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Lupus is formally known as Systemic Lupus Erythematosus (SLE). It is one of many diseases referred to as an autoimmune disease. This means that the body’s immune
system mistakenly attacks healthy tissue.

When the immune system is functioning normally, it makes proteins called antibodies that protect us against things such as viruses and bacteria. Lupus is characterized
by the presence of antibodies against a person's own proteins; these are most commonly anti-nuclear antibodies, which are found in nearly all people with Lupus. These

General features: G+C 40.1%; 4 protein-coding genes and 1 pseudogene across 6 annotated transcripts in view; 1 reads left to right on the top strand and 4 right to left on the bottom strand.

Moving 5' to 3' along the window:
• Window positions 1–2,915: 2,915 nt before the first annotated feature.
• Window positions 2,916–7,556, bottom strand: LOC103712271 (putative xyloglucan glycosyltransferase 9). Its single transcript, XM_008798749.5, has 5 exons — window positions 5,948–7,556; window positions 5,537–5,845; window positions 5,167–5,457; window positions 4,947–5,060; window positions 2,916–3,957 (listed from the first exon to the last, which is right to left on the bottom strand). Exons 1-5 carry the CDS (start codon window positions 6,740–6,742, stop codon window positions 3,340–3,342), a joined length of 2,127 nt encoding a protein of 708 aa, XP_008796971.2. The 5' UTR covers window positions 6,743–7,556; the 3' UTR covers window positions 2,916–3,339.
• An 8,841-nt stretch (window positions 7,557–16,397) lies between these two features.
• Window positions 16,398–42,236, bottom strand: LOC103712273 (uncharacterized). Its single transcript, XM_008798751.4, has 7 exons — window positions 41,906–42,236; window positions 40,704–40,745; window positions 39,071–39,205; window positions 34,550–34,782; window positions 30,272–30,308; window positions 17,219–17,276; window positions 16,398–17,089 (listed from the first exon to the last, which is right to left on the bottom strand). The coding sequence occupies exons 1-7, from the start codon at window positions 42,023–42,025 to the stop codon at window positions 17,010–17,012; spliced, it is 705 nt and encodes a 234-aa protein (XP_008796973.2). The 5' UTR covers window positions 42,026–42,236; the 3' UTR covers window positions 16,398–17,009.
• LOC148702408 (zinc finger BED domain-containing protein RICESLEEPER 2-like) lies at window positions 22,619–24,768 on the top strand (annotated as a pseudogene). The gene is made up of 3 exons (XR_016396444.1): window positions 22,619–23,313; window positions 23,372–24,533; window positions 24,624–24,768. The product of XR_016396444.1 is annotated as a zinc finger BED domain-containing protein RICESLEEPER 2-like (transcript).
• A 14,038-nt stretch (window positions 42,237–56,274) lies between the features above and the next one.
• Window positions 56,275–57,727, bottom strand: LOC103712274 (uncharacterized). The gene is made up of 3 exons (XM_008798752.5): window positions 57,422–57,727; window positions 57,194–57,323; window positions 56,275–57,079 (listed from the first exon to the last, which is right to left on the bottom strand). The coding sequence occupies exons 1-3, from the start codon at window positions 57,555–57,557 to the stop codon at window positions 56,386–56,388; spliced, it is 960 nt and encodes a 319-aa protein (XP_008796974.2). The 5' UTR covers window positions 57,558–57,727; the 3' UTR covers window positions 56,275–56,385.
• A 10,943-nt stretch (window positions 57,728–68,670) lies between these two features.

antibodies lead to inflammation. Although the underlying cause of autoimmune diseases is unknown, most believe that lupus results from both genetic and environmental

Gender and ethnic disparities
  • Lupus predominantly occurs in women of reproductive age
  • Lupus is more common among African Americans, Hispanics, and Asians than Europeans

  • Genetic basis
  • Lupus is a heritable disease but genetics is only part of the story (Heritability estimate = 66%)
  • Familial clustering (sibling recurrence risk ratio = 30)
  • Twin studies (10 times higher concordance rate in monozygotic vs. dizygotic twins)

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